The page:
In Getting By, my book about the council estate in Nottingham where I lived and raised my family for more than 20 years, I map my life from very poor housing close to the mines where my family worked, to the city centre of Nottingham, where I lived in public housing as a single mother with my mixed-race son, to finding myself at the University of Nottingham as a thirty-something working-class, mature student. I spent eight years researching the neighborhood where I lived for 25 years and writing about the consequences of de-valuing people and communities. I map how working-class people in the United Kingdom have become de-valued by successive governments and policies in the last thirty years. I show and explain how people who live in social housing have become problematized in the public psyche, stigmatized, and reduced to figures of ridicule, and hate. In particular I examine what it means to be a working-class woman, and how you learn at a very young age that shame will be part of your life – and that your respectability has to be sacrificed in order to ‘get by.’ The book is set within one neighborhood within the United Kingdom, although stigmatization and the de-valuing of working-class people is embedded throughout the country. For the last 18 months, I have lived in east London, continuing my academic research and also becoming involved in campaigns in London, where the de-valuing process of working-class people is stark, particularly around issues of housing. Rents within the capital are so high it is becoming impossible for poor families to stay in London.

unnamedWe can see one vivid example in the Focus E15 mothers, a group of young women with small children who, in 2013, were forcibly evicted from a homeless hostel that sits in the shadow of the billion pound developments of the Olympic Park and the Westfield Shopping Centre. Their evictions were treated with a complete lack of empathy for their welfare by the local authority and Mayor (both Labour Party). They were told that the only social housing available was in other cities around the UK where they have no connections or family — a crude form of class cleansing.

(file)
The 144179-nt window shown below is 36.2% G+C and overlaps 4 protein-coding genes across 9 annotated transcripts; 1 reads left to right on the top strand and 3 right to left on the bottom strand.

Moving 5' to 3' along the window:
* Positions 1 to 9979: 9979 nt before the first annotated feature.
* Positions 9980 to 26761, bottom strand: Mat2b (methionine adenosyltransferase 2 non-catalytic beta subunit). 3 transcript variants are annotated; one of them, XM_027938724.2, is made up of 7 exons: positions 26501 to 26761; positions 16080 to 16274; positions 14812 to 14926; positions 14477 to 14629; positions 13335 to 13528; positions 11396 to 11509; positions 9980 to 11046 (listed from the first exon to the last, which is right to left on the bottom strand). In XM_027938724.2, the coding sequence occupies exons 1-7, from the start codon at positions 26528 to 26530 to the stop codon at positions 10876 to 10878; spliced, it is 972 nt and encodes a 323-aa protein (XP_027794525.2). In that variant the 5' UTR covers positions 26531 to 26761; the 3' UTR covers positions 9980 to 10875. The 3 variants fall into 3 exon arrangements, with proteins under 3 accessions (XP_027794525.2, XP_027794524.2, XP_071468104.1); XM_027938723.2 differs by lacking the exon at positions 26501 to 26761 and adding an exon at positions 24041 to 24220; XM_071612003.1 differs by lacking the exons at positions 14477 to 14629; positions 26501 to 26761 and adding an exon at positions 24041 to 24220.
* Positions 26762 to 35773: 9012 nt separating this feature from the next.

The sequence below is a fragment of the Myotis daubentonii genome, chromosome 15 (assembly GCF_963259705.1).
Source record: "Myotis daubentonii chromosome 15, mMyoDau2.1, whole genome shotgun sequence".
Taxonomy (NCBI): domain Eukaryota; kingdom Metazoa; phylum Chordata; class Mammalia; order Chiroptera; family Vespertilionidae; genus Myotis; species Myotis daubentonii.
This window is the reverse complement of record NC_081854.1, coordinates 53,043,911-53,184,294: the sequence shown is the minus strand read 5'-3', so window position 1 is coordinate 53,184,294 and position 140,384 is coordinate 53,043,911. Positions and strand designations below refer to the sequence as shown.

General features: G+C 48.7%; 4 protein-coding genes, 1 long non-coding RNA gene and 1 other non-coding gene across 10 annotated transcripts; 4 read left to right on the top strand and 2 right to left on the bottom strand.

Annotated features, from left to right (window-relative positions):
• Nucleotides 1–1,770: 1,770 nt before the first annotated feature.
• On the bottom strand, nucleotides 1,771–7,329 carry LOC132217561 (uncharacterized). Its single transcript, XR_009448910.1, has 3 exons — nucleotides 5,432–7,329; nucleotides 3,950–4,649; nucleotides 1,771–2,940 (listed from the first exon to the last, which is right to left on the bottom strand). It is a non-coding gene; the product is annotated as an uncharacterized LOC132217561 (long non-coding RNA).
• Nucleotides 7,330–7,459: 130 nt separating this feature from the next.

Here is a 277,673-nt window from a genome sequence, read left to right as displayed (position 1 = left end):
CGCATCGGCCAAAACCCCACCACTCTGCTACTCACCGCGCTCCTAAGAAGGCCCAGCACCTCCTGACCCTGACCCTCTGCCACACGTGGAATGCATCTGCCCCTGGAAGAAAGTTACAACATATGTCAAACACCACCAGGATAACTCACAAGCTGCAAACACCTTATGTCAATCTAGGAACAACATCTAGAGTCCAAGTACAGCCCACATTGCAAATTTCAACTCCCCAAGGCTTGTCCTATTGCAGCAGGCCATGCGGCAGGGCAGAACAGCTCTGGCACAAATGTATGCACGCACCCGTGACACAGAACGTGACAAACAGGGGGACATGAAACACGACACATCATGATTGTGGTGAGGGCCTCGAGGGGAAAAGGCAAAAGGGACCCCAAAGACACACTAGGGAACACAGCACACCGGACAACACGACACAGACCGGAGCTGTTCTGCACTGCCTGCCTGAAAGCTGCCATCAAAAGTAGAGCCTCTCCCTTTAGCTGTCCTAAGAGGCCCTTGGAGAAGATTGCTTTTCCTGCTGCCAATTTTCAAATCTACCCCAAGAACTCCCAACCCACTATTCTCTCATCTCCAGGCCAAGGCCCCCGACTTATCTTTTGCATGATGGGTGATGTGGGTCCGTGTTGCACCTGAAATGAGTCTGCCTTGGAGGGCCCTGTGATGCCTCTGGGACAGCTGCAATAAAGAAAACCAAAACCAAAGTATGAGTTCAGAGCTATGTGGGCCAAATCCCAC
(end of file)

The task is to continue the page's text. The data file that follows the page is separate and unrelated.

The Focus E15 mothers have gone on to support other families being made homeless in their neighborhood, leading to the group being labelled ‘agitators’ and ‘band wagon jumpers.’ This is what happens when powerless and de-valued women fight back — refuse to ‘know their place’ — without deference to an organized top-down political party.

Meanwhile, multi-million pound housing developments in London are segregating less well-off tenants from wealthy home-buyers by forcing them to use separate entrances. A Guardian newspaper investigation discovered that in upmarket apartment blocks, which are required to include affordable homes in order to win planning permission, poorer residents are increasingly being forced to use alternative access, which some have dubbed “poor doors.” Even bicycle storage spaces, rubbish disposal facilities, and postal deliveries are being separated to avoid class mixing. When I first read about one of these buildings, ‘One Commercial Street,’ I immediately knew that this was wrong. I didn’t need to consider whether de-valuing a person and making them walk round the back was better than providing no home at all, an argument levelled at those of us who spent 20 weeks protesting outside this symbolic monument to capitalism. But this sort of social Apartheid is wrong and needs to be called out for what it is.